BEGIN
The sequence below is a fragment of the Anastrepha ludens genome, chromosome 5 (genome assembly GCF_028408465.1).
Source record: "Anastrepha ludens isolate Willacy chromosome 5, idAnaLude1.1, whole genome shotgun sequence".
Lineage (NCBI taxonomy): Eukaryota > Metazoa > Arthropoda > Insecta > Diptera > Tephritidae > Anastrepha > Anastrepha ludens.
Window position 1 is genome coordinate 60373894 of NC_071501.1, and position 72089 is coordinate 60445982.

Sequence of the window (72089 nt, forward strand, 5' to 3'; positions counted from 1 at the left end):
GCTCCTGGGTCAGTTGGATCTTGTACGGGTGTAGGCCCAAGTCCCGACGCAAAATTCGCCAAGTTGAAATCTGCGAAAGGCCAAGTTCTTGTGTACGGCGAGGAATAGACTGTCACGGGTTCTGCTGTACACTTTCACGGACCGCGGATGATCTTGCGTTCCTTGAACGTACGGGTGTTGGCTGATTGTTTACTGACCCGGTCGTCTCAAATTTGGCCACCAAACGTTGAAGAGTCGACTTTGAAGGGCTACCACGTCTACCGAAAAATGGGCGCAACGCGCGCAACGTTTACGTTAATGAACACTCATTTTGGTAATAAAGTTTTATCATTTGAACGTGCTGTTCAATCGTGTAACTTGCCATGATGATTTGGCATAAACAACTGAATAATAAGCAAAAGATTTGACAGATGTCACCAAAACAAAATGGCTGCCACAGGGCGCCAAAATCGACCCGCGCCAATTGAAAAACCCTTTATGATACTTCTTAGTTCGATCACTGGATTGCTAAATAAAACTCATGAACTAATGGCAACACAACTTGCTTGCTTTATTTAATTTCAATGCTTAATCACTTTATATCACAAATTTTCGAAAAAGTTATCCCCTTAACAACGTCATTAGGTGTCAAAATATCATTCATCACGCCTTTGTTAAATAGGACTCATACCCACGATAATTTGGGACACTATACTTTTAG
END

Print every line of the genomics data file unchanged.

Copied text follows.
The sequence below is a fragment of the Anastrepha ludens genome, chromosome 5 (genome assembly GCF_028408465.1).
Source record: "Anastrepha ludens isolate Willacy chromosome 5, idAnaLude1.1, whole genome shotgun sequence".
Lineage (NCBI taxonomy): Eukaryota > Metazoa > Arthropoda > Insecta > Diptera > Tephritidae > Anastrepha > Anastrepha ludens.
Window position 1 is genome coordinate 60373894 of NC_071501.1, and position 72089 is coordinate 60445982.

Sequence of the window (72089 nt, forward strand, 5' to 3'; positions counted from 1 at the left end):
GCTCCTGGGTCAGTTGGATCTTGTACGGGTGTAGGCCCAAGTCCCGACGCAAAATTCGCCAAGTTGAAATCTGCGAAAGGCCAAGTTCTTGTGTACGGCGAGGAATAGACTGTCACGGGTTCTGCTGTACACTTTCACGGACCGCGGATGATCTTGCGTTCCTTGAACGTACGGGTGTTGGCTGATTGTTTACTGACCCGGTCGTCTCAAATTTGGCCACCAAACGTTGAAGAGTCGACTTTGAAGGGCTACCACGTCTACCGAAAAATGGGCGCAACGCGCGCAACGTTTACGTTAATGAACACTCATTTTGGTAATAAAGTTTTATCATTTGAACGTGCTGTTCAATCGTGTAACTTGCCATGATGATTTGGCATAAACAACTGAATAATAAGCAAAAGATTTGACAGATGTCACCAAAACAAAATGGCTGCCACAGGGCGCCAAAATCGACCCGCGCCAATTGAAAAACCCTTTATGATACTTCTTAGTTCGATCACTGGATTGCTAAATAAAACTCATGAACTAATGGCAACACAACTTGCTTGCTTTATTTAATTTCAATGCTTAATCACTTTATATCACAAATTTTCGAAAAAGTTATCCCCTTAACAACGTCATTAGGTGTCAAAATATCATTCATCACGCCTTTGTTAAATAGGACTCATACCCACGATAATTTGGGACACTATACTTTTAG